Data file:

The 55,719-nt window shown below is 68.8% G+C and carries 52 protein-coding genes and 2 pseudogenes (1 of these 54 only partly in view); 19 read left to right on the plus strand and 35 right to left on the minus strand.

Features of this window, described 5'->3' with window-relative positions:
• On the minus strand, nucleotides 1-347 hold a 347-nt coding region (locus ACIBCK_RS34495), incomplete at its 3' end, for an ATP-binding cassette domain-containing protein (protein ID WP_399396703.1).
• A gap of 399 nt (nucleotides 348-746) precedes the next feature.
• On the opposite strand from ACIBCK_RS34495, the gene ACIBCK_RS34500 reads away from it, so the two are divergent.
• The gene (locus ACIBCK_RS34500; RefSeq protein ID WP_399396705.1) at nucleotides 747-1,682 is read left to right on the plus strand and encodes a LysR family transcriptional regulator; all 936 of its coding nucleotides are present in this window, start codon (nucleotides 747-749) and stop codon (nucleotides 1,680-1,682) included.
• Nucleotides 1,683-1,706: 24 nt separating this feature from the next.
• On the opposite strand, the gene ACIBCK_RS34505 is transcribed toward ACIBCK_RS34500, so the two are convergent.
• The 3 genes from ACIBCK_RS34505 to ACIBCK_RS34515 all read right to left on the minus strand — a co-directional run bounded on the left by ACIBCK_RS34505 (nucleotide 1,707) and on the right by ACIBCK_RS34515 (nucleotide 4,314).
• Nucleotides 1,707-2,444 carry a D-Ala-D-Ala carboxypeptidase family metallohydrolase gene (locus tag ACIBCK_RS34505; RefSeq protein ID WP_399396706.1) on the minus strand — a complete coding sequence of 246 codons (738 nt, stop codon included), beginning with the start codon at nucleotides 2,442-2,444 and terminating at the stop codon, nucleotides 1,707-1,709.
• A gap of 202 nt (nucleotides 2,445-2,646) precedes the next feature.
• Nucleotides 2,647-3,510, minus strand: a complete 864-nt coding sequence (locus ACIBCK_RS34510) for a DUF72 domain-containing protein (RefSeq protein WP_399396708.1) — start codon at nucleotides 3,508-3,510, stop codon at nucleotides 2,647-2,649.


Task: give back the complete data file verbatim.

The 55,719-nt window shown below is 68.8% G+C and carries 52 protein-coding genes and 2 pseudogenes (1 of these 54 only partly in view); 19 read left to right on the plus strand and 35 right to left on the minus strand.

Features of this window, described 5'->3' with window-relative positions:
• On the minus strand, nucleotides 1-347 hold a 347-nt coding region (locus ACIBCK_RS34495), incomplete at its 3' end, for an ATP-binding cassette domain-containing protein (protein ID WP_399396703.1).
• A gap of 399 nt (nucleotides 348-746) precedes the next feature.
• On the opposite strand from ACIBCK_RS34495, the gene ACIBCK_RS34500 reads away from it, so the two are divergent.
• The gene (locus ACIBCK_RS34500; RefSeq protein ID WP_399396705.1) at nucleotides 747-1,682 is read left to right on the plus strand and encodes a LysR family transcriptional regulator; all 936 of its coding nucleotides are present in this window, start codon (nucleotides 747-749) and stop codon (nucleotides 1,680-1,682) included.
• Nucleotides 1,683-1,706: 24 nt separating this feature from the next.
• On the opposite strand, the gene ACIBCK_RS34505 is transcribed toward ACIBCK_RS34500, so the two are convergent.
• The 3 genes from ACIBCK_RS34505 to ACIBCK_RS34515 all read right to left on the minus strand — a co-directional run bounded on the left by ACIBCK_RS34505 (nucleotide 1,707) and on the right by ACIBCK_RS34515 (nucleotide 4,314).
• Nucleotides 1,707-2,444 carry a D-Ala-D-Ala carboxypeptidase family metallohydrolase gene (locus tag ACIBCK_RS34505; RefSeq protein ID WP_399396706.1) on the minus strand — a complete coding sequence of 246 codons (738 nt, stop codon included), beginning with the start codon at nucleotides 2,442-2,444 and terminating at the stop codon, nucleotides 1,707-1,709.
• A gap of 202 nt (nucleotides 2,445-2,646) precedes the next feature.
• Nucleotides 2,647-3,510, minus strand: a complete 864-nt coding sequence (locus ACIBCK_RS34510) for a DUF72 domain-containing protein (RefSeq protein WP_399396708.1) — start codon at nucleotides 3,508-3,510, stop codon at nucleotides 2,647-2,649.